Why the “Dirt” Issue?
Late last fall, after some gusty wind blew most of the leaves from the bigleaf maples in my backyard, I went outside to inspect our garden. In the raised beds, bare tomato plants, brown from the cold weather, were still in the ground, now buried under orange and yellow leaves. After a few days of rain, those leaves would turn an unattractive brown. I had the urge to grab a rake and shovel and start cleaning up.
But why did I want to make my backyard soil look less dirty? Raking up the leaf mulch and uprooting last season’s veggie plants would rob the soil of a necessary layer of carbon, nitrogen, and microbes — and me of the benefits of cultivating and connecting with rich, living soil.
“What is the consequence of equating dirt — soil — with all things negative and poor? How did this happen, how could it change, and what would that look like?” one reader asked us as we were planning this issue on soil. Given the negative connotations we generally apply to the word “dirt,” it was a good question. Other readers questioned our use of “dirt” when referring to living soil. We realize that scientifically the terms aren’t interchangeable, but we were inspired to consider how our negative associations with dirt affect our connection with soil. What if we saw all dirt as valuable, beautiful? Welcome to the Dirt Issue.
To research this issue, one of the people I spoke with was Timothy Crews of the Land Institute in Salina, Kansas. His team is developing perennial grains as an alternative to annual crops. He said industrial agriculture can create “highly disturbed systems” that don’t resemble natural systems. Highly disturbed — like my backyard after I clean it up, I thought. Soils are developed under deeply rooted perennial vegetation, Crews said. Large disturbances — like floods or fires — might knock an ecosystem back, but these events are usually brief. Soon, perennials resprout, soils rebuild, and fertility rebounds.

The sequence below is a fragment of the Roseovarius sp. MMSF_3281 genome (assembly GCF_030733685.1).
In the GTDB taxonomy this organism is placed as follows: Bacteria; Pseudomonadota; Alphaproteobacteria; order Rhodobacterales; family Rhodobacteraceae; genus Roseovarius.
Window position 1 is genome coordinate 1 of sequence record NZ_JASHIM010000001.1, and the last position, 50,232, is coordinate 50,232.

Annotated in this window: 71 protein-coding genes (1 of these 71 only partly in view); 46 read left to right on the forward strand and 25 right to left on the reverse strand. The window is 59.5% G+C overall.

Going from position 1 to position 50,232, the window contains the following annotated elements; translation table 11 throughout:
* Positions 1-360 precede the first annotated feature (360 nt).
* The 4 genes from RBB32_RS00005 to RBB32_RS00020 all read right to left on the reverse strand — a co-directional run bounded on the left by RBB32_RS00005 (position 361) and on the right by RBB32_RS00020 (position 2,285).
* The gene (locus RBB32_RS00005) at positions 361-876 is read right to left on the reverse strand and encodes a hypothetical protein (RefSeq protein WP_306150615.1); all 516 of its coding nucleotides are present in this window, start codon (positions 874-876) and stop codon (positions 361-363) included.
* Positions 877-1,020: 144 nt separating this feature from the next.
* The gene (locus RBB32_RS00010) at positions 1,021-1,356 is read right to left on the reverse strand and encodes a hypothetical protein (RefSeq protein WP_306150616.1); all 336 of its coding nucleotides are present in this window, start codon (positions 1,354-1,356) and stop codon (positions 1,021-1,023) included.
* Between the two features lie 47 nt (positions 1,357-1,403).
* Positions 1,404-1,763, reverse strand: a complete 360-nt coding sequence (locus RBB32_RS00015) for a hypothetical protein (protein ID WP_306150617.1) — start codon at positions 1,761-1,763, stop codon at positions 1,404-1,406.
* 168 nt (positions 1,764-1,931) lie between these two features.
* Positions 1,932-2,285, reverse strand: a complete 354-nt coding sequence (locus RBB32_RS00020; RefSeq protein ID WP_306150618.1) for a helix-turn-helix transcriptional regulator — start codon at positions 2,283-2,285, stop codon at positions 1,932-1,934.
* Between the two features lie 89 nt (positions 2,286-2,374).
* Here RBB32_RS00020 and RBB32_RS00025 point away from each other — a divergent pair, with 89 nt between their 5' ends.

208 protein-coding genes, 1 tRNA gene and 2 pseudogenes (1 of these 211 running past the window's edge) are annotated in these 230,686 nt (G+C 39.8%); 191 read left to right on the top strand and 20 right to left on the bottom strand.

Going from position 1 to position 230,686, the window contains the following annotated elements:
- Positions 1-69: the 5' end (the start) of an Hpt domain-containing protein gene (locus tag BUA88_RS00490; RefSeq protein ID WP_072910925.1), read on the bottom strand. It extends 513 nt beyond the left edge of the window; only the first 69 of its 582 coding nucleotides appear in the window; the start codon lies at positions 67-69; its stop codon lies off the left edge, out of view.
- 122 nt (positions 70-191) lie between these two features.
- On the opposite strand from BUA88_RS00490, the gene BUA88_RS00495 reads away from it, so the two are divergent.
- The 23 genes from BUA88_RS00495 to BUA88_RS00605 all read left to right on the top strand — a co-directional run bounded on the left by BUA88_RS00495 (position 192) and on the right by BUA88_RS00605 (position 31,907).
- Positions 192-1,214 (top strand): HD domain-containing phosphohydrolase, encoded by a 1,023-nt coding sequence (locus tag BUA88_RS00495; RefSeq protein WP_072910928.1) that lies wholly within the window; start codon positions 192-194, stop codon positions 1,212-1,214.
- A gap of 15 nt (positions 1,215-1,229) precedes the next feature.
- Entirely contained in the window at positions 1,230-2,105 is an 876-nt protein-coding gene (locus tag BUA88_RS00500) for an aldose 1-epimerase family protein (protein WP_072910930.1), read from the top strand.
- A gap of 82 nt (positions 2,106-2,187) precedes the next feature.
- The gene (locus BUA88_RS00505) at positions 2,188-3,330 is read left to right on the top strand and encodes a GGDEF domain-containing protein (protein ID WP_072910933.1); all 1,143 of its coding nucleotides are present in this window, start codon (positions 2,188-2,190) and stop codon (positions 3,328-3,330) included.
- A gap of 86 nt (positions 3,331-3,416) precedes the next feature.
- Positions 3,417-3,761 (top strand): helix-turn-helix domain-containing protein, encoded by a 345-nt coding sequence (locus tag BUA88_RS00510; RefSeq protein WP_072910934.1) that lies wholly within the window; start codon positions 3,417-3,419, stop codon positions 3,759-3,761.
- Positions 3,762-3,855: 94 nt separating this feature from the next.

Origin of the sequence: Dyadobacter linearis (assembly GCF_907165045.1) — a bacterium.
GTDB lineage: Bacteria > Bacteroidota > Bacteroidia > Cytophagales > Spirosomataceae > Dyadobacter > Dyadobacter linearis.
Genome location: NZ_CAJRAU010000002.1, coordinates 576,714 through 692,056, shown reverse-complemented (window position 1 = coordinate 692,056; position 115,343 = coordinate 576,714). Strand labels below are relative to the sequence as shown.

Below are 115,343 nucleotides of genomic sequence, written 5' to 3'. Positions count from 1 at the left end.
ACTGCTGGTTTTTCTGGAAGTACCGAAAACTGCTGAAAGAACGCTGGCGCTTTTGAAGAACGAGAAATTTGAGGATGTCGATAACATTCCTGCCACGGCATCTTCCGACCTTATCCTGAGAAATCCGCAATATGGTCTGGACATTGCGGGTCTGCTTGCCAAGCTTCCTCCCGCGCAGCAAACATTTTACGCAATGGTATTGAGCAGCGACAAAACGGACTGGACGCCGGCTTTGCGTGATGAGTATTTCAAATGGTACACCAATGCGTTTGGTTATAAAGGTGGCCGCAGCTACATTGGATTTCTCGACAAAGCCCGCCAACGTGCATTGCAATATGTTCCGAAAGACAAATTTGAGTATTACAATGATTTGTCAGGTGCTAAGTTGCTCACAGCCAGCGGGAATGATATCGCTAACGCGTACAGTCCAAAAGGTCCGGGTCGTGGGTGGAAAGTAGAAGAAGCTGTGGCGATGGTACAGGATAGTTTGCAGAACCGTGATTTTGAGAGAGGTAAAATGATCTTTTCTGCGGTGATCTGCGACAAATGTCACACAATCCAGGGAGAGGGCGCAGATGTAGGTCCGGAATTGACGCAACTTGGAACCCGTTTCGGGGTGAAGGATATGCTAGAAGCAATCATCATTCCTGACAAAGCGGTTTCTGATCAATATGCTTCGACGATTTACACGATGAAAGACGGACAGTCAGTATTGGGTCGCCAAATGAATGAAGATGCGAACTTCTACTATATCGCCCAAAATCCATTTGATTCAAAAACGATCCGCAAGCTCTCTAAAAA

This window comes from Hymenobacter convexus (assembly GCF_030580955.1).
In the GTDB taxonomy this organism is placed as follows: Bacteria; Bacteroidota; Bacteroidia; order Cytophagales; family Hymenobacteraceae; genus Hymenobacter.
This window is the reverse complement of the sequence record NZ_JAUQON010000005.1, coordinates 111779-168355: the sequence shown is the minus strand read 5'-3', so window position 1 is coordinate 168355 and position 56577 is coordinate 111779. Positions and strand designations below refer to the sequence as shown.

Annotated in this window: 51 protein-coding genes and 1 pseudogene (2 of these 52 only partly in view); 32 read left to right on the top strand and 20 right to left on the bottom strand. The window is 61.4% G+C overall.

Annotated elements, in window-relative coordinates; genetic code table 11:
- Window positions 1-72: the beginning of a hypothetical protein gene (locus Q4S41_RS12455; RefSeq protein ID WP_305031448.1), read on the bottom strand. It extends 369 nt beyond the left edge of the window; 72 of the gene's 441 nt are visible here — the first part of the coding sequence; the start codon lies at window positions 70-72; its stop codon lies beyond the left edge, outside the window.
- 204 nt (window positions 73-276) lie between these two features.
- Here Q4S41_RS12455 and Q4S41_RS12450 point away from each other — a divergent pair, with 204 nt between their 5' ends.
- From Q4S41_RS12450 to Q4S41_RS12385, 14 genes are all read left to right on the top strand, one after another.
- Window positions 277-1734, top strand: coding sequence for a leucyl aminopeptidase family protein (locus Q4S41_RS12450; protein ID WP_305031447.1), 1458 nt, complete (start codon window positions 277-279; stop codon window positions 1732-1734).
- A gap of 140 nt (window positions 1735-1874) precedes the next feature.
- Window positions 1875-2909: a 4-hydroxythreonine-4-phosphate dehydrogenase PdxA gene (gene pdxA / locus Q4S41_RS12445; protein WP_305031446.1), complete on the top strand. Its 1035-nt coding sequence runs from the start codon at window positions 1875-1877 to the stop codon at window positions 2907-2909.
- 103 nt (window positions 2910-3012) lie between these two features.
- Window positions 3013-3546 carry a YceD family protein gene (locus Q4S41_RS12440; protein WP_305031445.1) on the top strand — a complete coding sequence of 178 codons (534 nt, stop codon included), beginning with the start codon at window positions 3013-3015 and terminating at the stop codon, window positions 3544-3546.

We construct highly disturbed and highly controlled ecosystems everywhere.
Industrial agriculture clears lands of forests and native vegetation. We plant acres of monocultures and leave fields bare over winter, eroding soil and depleting it of nutrients. Agricultural soil degradation alone is projected to decrease food production by 30 percent over the next 50 years. In cities, we pave over as much dirt as possible, physically separating ourselves from nature and eliminating soil’s services of flood control and water infiltration and storage. We leak industrial toxins, spray synthetic chemicals — more often in and around poor neighborhoods and communities of color.
This disconnection is systemic, food justice activist and author Raj Patel told me during my research. “It’s important to recognize that soil has a history, that it has been mined of fertility by particular people and practices,” Patel said. “It’d be wrong to dissociate soil health from the health of communities around it.”
So this issue is about what communities are doing to reconnect to soil — which solves many problems at once. Ranchers in California and North Dakota are growing healthy food while sequestering carbon. Through composting, a man in North Carolina is showing his community how to build food security and resilience. In the South, the soil is helping us remember historical injustices.
All good lessons for spring as we get ready to put our hands into the soil.